This Attack on Titan review contains spoilers.
Attack on Titan Season 2, Episode 5
My first thought watching this episode was “Marco’s alive?!” I proceeded to spent the next minute and a half wondering how the hell that came to pass when we clearly saw him die in season one before realizing that we opened in the middle of a flashback scene set during the 104th squad’s trainee days… Anyone else misses Marco as much as I do?
I want to say that nothing much happened in this episode because, unfortunately, that’s how the slow, dragging pace made it feel like, but we did gouge a decent amount of things from this week’s 20-something minutes. We got a better look at the emotional relationship between Ymir and Christa. We got to see Ymir kick ass as a Titan-shifter. We got to see some cool Titan-killing action from Mikasa and the rest of the rescue team towards the end, which is always fun. And we learned Christa’s real name. That being said though, I was a little bored.
Ymir and Christa
The flashback scene on top of the snowy cliff is arguably the heart of the episode. Unfortunately, it’s also the dullest part.
A lot of it is due to the fact that most of the conversation between Ymir and Christa is just a rehash of what we already know: Christa has a hidden past, a secret name, and a family that for some reason, she’s estranged from, and Ymir knows about her secret and sought her out because of it.
What does make this scene is that it takes it a step further by setting up the dark side of Christa’s character—that she is ultimately some sort of self-serving person who’s trying her damnest to prove to the world that she’s good and noble, even at the expense of her own and other’s lives; that she is somehow selfish and selfless at the same time. It’s pretty telling of their dynamic that Ymir can see so clearly through her, and it also plays well later on when Christa tells her to save herself and abandon everyone else in the tower. There’s something dangerously ruthless about people like her, and I’m looking forward to when the show explores Christa as a person in depth.
Also, if Ymir can talk in her Titan form, and the Beast Titan can talk, does that mean Eren’s Titan should be able to as well?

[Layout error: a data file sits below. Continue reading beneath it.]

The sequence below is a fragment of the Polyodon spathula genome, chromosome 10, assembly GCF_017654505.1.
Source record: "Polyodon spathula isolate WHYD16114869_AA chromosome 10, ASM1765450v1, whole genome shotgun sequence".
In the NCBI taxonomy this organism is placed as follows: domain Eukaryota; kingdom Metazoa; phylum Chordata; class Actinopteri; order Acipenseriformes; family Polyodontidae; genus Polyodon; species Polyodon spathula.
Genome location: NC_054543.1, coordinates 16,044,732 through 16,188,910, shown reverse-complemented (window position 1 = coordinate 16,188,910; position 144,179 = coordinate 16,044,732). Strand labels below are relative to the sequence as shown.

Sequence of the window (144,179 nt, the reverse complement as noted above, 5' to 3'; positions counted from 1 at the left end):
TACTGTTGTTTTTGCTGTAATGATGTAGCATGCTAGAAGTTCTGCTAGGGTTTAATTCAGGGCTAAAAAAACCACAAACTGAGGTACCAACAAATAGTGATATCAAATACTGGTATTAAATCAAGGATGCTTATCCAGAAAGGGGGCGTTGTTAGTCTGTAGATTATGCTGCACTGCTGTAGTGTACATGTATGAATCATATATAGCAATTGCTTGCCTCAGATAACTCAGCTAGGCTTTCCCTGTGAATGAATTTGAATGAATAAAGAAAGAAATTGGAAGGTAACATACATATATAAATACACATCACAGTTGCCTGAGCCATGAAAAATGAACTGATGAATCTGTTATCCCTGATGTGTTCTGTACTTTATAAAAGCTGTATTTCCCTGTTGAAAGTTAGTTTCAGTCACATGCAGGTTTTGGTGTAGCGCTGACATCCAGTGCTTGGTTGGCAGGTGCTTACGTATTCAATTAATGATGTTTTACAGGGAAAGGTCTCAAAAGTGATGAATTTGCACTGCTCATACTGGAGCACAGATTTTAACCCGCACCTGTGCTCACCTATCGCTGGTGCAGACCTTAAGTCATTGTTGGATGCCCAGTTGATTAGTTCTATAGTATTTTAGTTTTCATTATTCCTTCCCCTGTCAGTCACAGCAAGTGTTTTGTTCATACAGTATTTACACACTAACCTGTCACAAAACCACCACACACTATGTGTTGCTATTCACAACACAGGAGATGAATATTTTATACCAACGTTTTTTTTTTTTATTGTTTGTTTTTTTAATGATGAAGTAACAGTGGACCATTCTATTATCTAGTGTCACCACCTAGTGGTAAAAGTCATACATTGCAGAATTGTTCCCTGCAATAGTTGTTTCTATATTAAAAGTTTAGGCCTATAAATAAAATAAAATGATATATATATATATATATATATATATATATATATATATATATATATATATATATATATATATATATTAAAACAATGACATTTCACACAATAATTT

The Rescue Scene
Because Mikasa killing Titans will never not be a great thing to watch.
While that ending scene isn’t much, it’s still a pretty sweet wrap up seeing a dozen Survey Corps soldiers sail through the sky and sink their blades into those Titans’ necks. Plus, Eren killed his first Titan as an actual human! That’s something worth clapping your hands for, I think.
Now the question remains, what will they do with Ymir?
Sure, we know that Ymir will do pretty much anything for Christa/Historia, but we still don’t know her exact angle is, or how much she know about the Titans in the wall or where did the Titans come from. I personally would love her to be a more prominent character, but there’s no telling if they’ll just shelf her away like they did Annie.
– I’m not liking how cryptic Reiner and Bertolt is about seeing Ymir turning into a Titan. It’s very fishy. Also, none of the questions I’ve had about them since two episodes ago has been answered—most important of those, who is their dead friend?
– Opinion: The darkest moment of this episode would have to be when Ymir decides to to drop Daz off a cliff because, as she so logically lays it out, Christa’s idea of dragging Daz through the snow will ensure that he dies a slow, painful death, so they should really take the risk because what’s the worst that can happen? Either he lives, or dies a quick death. Despite all the flesh-tearing and blade-action in this episode, it got really scary for me here because Ymir and Christa’s literally gambling with someone’s life, and that’s a little too real. Even though we kind of know they’d survive because Ymir’s a Titan-shifter.
– Another opinion: Ymir’s Titan is ugly… All Titans are ugly, yes, but I feel like Ymir’s Titan is especially hideous.
– This episode really got me to question the economic nature in the Attack on Titanuniverse. By losing Wall Maria, humanity would have lost anywhere from 30 to 50 percent of their total land. Not only that, the remaining Wall would have to accommodate for the sudden influx of migrants from the outermost wall, meaning the population in the inner walls experienced anywhere from a 30 to 50 percent increase. So how can they still afford to have forests? Or vast, uninhabited cliffs or fields? Or long stretches of roads? Where do people farm? How are they sustaining themselves when they’ve lost that much in resource? Where do their water source come from? There’s a lot of things that don’t add up.
– Fingers crossed for a more exciting episode next week!